The remainder of the ride followed the steep accent on route 17 and an awesome downhill to the outskirts of Murumatsu which was all completed in fine weather. The last 30km or so over the plains into Niigata city was a nightmare because of a strong head winds, it took every last bit of energy  I had left to make it back into the city which included 2 stops for food. Nearer the outskirts of the city I was able to take a side road with a tail wind - it was a joy to be pushed along at 25 km per hour without pedaling on a flat road . I arrived back at my partners cafe just after 12.30pm totally exhausted but happy to have had a real Adventure By Bike - total distance for the 2 days was only 156km 

Adventure By Bike - part 1

Adventure by Bike - is the motto of the bicycle brand Salsa which I ride and yesterday & today I certainly did have a big adventure. It is very easy to sit at home and study maps and look at new routes on Google but sometimes unexpected things happen along the way that can totally alter your plans and if you are an adventurous type you just make the best decision at the time and carry on. That is what ended up happening on my latest 2 day bikepacking trip.  I set out luckily at 8.30am on Thursday morning and the weather was not too bad but I expected it would get worse throughout the day but my main aim was to ride out to Tsuioka , stock up at a shop and then ride the newly discovered Shibata Nunbu Rindo. Brian had warned me this road was one steep mother and I almost made it to the top on my single speed, but decided that walking for a bit would be the best idea. Along the way I stop off at a campsite and the starting point for some hiking trails and even found a Mama Chari with a basket full of cold drinks at the summit which I found puzzling as there is no way a Mama chari could have ridden up that road, there was even a cold drink sitting on a bench ?. The downhill left me grinning from ear to ear as it was great fun but had to take it easy as it started to rain.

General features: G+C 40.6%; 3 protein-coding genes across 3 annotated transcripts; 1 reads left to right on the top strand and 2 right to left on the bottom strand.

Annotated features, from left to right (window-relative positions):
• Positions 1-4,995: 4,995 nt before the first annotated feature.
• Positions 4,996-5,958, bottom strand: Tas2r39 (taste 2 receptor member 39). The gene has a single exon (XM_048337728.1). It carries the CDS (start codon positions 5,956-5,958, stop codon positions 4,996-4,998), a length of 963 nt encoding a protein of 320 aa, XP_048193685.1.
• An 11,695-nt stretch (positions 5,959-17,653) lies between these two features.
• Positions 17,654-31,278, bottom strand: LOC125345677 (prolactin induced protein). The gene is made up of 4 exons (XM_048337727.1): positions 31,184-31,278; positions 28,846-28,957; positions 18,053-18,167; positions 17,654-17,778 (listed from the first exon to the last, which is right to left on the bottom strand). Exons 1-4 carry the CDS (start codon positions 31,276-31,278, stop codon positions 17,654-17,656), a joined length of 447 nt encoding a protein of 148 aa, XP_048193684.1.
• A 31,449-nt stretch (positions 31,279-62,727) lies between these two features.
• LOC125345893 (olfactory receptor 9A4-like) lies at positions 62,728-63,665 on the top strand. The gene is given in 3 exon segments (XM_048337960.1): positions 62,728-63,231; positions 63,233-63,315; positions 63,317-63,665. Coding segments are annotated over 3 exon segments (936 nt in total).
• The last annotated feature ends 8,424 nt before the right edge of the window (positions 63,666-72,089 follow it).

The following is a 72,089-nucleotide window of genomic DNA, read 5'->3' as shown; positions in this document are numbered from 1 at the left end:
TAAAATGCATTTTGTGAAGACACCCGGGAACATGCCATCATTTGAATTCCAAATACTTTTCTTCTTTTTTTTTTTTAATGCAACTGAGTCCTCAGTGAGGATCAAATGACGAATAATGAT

After reaching the locked gate at the bottom I proceeded up the valley to the Takadani Shinden park to stay the night. It was not long before I arrived there and I had made good time as it was only 2.30pm in the afternoon - plenty of time to set up the tent, take a hot shower and have a few beers .